I get asked quite often the differences between EPP and Depron so here is a little article that will hopefully help the list the differences.
Size / Thickness
The most commonly used thickness for scratch building RC airplanes is 6mm depron. The length and width is only determined by your project
A well built Depron airplane flies very precise, like its is on rails.
Depron is very rigid and only requires carbon reinforcements on the high stress points such as a wing spar and elevator spar and in some extreme circumstances and fuselage spar.
Depron foam most times snaps or cracks when it reaches it maximum stress point. Stress failures are easily combated by adding a carbon fiber tube on high stress areas on the RC airplane. Be sure to use epoxy, very sparingly, to glue in spars.
Depron requires the need of special foam specific glues such as the foam safe glue and foam safe accelerator carried at graysonhobby.com
You can use epoxy and hot glue to build with depron, but this adds a tremendous amounts of weight to your build. Weight is not your friend when building airplanes of any size. Epoxy is a great for structural crash repairs, but I try to limit the amount of Epoxy.
CAUTION. The use of regular CA will burn and ruin your depron, so its very important you use the foam safe glue with accelerator. The accelerator is not mandatory by the manufacture, but I sure feel it its.
Another great glue for depron is the Foam Tac glue which according to the manufacture is specifically designed for depron.
GraysonHobby sells foam safe paint. This paint will not eat your depron foam and this is the paint that I use on all of my airplanes. Paints you purchase at anly local hardware or big box store most often will eat the depron. So be sure to test your paint on scraps. (if you do not have any scraps, then you are not flying hard enough ☺
With typical flying and moderately use, aka no crashing, you can figure for every 10 flights on a depron plane, you will spend about 10 minutes for repairing. If you crash your airplane hard, forget the repair and start the rebuild.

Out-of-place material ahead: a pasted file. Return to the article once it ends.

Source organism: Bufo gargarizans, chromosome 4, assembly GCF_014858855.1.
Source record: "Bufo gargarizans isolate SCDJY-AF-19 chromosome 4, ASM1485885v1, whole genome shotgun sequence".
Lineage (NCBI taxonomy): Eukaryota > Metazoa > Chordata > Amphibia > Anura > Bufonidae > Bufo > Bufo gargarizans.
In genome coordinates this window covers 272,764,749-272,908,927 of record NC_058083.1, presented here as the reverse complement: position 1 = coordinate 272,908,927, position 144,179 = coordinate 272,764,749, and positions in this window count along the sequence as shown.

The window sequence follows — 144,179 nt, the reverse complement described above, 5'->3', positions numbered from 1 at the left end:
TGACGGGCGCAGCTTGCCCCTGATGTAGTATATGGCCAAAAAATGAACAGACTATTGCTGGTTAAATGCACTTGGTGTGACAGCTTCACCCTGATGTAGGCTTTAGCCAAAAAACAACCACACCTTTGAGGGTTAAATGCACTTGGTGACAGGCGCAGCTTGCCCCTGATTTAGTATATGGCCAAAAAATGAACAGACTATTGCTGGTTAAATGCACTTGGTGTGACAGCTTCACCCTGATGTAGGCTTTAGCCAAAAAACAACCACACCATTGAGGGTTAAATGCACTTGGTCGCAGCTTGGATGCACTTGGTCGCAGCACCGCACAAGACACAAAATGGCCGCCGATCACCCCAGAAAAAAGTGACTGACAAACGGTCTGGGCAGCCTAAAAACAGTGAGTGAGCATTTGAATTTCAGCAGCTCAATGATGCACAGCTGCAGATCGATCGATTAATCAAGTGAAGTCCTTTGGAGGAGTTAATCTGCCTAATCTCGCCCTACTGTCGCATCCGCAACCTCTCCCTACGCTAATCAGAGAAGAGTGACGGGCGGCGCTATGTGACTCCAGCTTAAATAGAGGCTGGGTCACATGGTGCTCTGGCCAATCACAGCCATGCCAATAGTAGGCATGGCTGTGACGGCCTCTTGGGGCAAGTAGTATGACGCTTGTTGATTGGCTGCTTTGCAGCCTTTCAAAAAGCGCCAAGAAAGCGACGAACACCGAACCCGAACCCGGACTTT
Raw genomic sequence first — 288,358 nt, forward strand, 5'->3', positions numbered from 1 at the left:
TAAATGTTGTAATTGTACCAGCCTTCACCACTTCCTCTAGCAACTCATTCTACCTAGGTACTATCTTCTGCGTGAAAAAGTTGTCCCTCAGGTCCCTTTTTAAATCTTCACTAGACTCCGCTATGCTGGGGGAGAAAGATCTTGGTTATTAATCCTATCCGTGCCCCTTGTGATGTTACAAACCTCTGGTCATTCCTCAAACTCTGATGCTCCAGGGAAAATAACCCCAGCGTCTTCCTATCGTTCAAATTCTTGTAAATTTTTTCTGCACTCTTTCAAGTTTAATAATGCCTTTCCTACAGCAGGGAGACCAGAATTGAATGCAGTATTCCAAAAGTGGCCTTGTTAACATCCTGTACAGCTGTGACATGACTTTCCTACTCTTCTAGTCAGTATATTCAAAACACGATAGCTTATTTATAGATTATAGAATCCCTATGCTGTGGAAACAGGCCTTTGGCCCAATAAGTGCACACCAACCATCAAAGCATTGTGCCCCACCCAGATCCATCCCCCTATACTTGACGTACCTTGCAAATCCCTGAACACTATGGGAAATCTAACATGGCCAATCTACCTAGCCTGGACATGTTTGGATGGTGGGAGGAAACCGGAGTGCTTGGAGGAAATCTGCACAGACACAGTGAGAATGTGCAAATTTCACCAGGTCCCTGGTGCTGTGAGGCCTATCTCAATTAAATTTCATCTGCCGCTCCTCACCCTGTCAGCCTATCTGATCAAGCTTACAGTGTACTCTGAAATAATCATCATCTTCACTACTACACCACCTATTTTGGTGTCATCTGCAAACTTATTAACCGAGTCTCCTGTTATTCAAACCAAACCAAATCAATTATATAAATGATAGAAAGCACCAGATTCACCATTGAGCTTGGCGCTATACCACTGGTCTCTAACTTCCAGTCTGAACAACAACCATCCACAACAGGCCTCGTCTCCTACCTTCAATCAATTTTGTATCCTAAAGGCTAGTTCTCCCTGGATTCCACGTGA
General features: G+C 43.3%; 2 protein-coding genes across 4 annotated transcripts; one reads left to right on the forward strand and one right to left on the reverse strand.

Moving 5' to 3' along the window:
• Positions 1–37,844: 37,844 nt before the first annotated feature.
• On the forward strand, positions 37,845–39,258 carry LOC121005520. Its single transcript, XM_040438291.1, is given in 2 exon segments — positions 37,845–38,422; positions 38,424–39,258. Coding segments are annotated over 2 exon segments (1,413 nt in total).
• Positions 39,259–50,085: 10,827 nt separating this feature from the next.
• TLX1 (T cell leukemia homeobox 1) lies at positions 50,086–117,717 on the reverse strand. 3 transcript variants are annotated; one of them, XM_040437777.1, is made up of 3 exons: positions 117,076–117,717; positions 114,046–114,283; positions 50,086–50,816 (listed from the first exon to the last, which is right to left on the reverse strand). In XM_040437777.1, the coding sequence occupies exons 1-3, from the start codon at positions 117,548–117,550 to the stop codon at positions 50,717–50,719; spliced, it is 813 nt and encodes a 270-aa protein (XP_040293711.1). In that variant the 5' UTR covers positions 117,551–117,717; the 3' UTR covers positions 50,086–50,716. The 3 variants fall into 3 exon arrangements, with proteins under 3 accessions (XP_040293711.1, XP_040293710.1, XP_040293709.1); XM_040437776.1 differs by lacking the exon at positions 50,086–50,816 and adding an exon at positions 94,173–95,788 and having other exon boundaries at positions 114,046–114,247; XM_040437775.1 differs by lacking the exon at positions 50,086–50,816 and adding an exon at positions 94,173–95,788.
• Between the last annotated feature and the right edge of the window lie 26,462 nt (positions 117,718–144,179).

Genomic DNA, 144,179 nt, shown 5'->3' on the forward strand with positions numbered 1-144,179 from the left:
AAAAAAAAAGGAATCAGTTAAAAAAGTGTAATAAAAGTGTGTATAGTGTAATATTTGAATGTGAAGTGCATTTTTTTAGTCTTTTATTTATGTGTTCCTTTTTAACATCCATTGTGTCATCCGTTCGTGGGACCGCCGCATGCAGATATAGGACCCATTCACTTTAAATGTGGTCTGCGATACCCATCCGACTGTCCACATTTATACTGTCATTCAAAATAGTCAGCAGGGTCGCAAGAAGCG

Now for EPP
Size / Thickness
The comparable size of 6mm depron is 9mm EPP. Graysonhobby.com sells factory cut sizes at 24 inches x 36 inches.
EPP foam is much much more flexible than depron, so EPP airplanes do not fly as precise as depron. Now you can tape your EPP from front to back and it really strengthen up the EPP, but adds a TON of weight
EPP airplanes require carbon spars. How much depons on the type of airplanes, but it will require carbon.
EPP tears when it reaches its stress point, but is easily repaired.
For EPP I personally use Foam Tac and hot glue to build and repair. Yes I know this goes against what I said about depron, but lets face it, depron is for crash and bashing so I build EPP planes for crashing.
EPP is considered crash resistant but that all depends on your airplane and you definition of broke. I personally have flown a parkjet into the ground with a super mega jet going over 100mph with zero damage. The plane bounced nearly 10 feet high and the battery was effect, but the plane and literally no damage.
EPP it’s heavier than Depron but EPP is better for beginners.
A good tip for building EPP 3D type airplanes is to use a KF airfoil strip on the wing. It will make the plane fly better and makes the wing much stronger with not as much bracing, the theory being ,with less solid material to break
High speed EPP planes will need a considerable amount of bracing when using the KF air foil unlike depron airplanes.
So now that you are really confused, here is a quick summary.
Epp is more flexible than depron and usually needs some carbon reinforcing, especially in the wing although so does Depron. 1 square inch of 9mm, 1.3 lb/ cubic ft Epp weighs in at .12 grams. 1 square inch of 6mm Depron weighs in at .14 grams. I’ve built and flown planes made out of both and the EPP will take far more punishment if you are a beginning flyer/builder. Depron is slicker looking but breaks up much more quickly in an accident.